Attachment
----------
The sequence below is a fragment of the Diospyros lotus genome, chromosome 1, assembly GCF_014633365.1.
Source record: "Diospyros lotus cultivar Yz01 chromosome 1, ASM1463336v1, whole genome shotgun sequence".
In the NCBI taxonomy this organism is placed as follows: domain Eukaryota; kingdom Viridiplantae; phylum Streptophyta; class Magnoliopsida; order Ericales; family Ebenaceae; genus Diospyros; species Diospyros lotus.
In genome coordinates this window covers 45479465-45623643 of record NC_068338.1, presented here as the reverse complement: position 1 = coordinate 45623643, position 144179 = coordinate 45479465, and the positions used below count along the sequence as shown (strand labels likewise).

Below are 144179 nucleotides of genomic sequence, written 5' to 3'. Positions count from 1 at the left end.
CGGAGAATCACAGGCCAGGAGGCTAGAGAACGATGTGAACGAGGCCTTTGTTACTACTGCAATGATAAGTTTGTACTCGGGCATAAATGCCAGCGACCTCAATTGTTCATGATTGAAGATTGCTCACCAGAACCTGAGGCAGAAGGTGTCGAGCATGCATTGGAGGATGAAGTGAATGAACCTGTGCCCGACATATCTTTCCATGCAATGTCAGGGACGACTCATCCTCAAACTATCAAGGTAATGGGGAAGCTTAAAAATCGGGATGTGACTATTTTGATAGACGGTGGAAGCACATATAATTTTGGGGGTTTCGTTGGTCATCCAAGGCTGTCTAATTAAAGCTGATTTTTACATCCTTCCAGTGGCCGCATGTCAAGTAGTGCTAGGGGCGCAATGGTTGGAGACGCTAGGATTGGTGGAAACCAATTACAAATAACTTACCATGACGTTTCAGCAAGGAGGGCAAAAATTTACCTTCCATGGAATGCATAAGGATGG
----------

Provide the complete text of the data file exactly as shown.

The sequence below is a fragment of the Diospyros lotus genome, chromosome 1, assembly GCF_014633365.1.
Source record: "Diospyros lotus cultivar Yz01 chromosome 1, ASM1463336v1, whole genome shotgun sequence".
In the NCBI taxonomy this organism is placed as follows: domain Eukaryota; kingdom Viridiplantae; phylum Streptophyta; class Magnoliopsida; order Ericales; family Ebenaceae; genus Diospyros; species Diospyros lotus.
In genome coordinates this window covers 45479465-45623643 of record NC_068338.1, presented here as the reverse complement: position 1 = coordinate 45623643, position 144179 = coordinate 45479465, and the positions used below count along the sequence as shown (strand labels likewise).

Below are 144179 nucleotides of genomic sequence, written 5' to 3'. Positions count from 1 at the left end.
CGGAGAATCACAGGCCAGGAGGCTAGAGAACGATGTGAACGAGGCCTTTGTTACTACTGCAATGATAAGTTTGTACTCGGGCATAAATGCCAGCGACCTCAATTGTTCATGATTGAAGATTGCTCACCAGAACCTGAGGCAGAAGGTGTCGAGCATGCATTGGAGGATGAAGTGAATGAACCTGTGCCCGACATATCTTTCCATGCAATGTCAGGGACGACTCATCCTCAAACTATCAAGGTAATGGGGAAGCTTAAAAATCGGGATGTGACTATTTTGATAGACGGTGGAAGCACATATAATTTTGGGGGTTTCGTTGGTCATCCAAGGCTGTCTAATTAAAGCTGATTTTTACATCCTTCCAGTGGCCGCATGTCAAGTAGTGCTAGGGGCGCAATGGTTGGAGACGCTAGGATTGGTGGAAACCAATTACAAATAACTTACCATGACGTTTCAGCAAGGAGGGCAAAAATTTACCTTCCATGGAATGCATAAGGATGG